Mission Peak

Yesterday, Viola, my daughter, and I and several friends took a hike on Mission Peak. I kept hearing about the symbolic importance of this hike especially if you live around the Fremont area. It is not only that the hike is notoriously difficult because you must climb 2,500 feet in just three miles that makes it very popular but also because of its view from the top of the peak that overlooks the entire Fremont area that will take your breath away.  Some friends who have done the climb before said that on the way to the peak there’s not much vegetation, so it is better to avoid the heat of the day because the sun can hit you badly and you could get exhausted faster before even reaching the middle trail. The best is either I go before sunrise or sunset to add the awe factor of the whole adventure. I chose the first one. 

I reached the trailhead at 4 AM in the morning and started to walk right then. As cautioned, the hike was tough. Right in the beginning, the trail goes up and continues to incline steadily with only a few flat areas where I could rest. And as you can imagine, I could feel the stretch and the tension in the lower part of my body: on my thigh, knee, foot. I thought to myself, what have I gotten myself into?? A friend warned me beforehand that Mission Peak is a gnarly butt buster. That early morning I found out that wasn’t a joke! 

Let me tell you, walking in the dark early morning with friends and my daughter was a joy. Our surroundings were pitch black but we had no trouble walking because above us the moon and the stars were shining bright. A rare sight for us who live in the city most of the time who are so addicted to our artificial lighting. The air was cool and crisp and the walking got heavier as we went up but my heart was at peace. As we walked, we talked about our daily life, our struggles, church, and life in general. We giggled and groaned listening to each other stories and occasionally we stopped to calm our breath and took the time to enjoy the sky or to preserve the memories with our cellphone camera. We even commented that when we journey with friends, the burdens are shared among us. Therefore we won’t feel the sharp bite of the pain of the journey as much as we journey this life alone. 

The last quarter mile toward the peak, the climb became harder and more treacherous. You really have to look for a safe path to support your body otherwise your foot would slip from the gravelly ground. After about two hours climb from the trail head, we finally reached the peak. Thank God for the basketball training I’ve been getting from Varen, my nine-year-old son, every day, helping me get this endurance to tackle the peak. My body was drenched in sweat and my legs were burning but all the exhaustion disappeared in an instant as I was approaching the peak. The view was spectacular. I cannot describe it with words. The dance of the sky color as the moon was saying goodbye to the sun to go to bed that morning and as the sun took the center place of the stage of the universe with all its splendor. Gorgeous!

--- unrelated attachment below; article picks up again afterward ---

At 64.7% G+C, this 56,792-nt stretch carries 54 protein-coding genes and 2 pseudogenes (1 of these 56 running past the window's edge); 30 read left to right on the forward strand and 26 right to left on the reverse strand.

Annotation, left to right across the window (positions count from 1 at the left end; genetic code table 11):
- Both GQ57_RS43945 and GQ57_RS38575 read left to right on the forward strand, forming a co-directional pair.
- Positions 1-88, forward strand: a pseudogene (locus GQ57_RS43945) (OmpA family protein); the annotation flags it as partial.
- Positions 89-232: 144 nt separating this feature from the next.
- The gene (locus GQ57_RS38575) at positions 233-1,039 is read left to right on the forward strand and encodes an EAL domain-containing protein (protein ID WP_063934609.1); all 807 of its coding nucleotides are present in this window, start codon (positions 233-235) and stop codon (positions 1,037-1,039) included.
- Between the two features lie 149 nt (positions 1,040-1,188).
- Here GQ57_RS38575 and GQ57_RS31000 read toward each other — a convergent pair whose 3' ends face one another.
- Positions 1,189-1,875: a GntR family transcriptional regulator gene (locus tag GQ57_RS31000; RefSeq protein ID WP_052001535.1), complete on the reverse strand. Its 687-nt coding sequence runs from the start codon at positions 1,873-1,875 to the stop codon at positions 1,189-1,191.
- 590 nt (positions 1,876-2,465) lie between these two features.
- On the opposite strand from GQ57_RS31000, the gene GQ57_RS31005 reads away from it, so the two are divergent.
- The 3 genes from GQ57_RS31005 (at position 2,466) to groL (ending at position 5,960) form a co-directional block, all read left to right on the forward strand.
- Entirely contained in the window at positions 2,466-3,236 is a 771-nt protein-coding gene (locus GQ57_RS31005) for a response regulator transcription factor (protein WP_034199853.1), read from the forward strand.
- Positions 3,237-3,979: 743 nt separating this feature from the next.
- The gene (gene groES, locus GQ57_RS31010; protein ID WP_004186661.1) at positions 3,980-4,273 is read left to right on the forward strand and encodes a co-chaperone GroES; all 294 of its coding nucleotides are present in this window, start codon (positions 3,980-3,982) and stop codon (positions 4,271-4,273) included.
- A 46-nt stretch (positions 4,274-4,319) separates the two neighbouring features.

The words of the psalmist in Psalm 121 came to mind and as I watched the scene before me, I recited in my heart: 

“I lift up my eyes to the hills—from where will my help come? My help comes from the Lord, the maker of heaven and earth. He will not let your foot be slipped and He who keeps you will not slumber. He who keeps Israel will neither slumber nor sleep. The Lord is your keeper; the Lord is your shade at your right hand. The sun shall not strike you by day nor the moon by night. The Lord will keep you from all evil; he will keep your life. The Lord will keep your coming and going from this time on and forevermore.” 

The tears came down my face. Over and over again I was reminded of God’s faithfulness to me. This time through the works of His hand. He who spreads the hills and told the sun to rise told me that morning that He is able. If He is able to create this majestic scene before me, how much more will He be able to help me through this life journey? During this unprecedented time of our lifetime, my heart often clouded by worry, doubt, and anger, and unknowingly I have spent more time being sour about my circumstances than spending more time bathing in God’s grace that is so readily available around me. Yesterday morning, my heart was full of gratefulness for everything that God has done, is, and will do for me. 

Mission Peak hike yesterday had given me a spiritual meaning. In this life, we are on a mission to reach the peak of life. The peak for us, Christians, is the Presence of God and to dwell in the House of the Lord forever. The journey is long and the road is treacherous and steep but the reward is great. And we certainly don’t have to travel this road alone. There’s always a travel companion, a friend who has the same vision to reach the goal to share the road together.  

Friends, when you are feeling down, take a friend or two, go to nature, and see God’s handiwork. Witness it for yourself that God is able to do anything. He is able to create a beautiful creation out of the ashes of our life. Yes,  nothing is impossible for Him and for those who believe. 

Love and prayers, 

Vincent Arishvara 07102020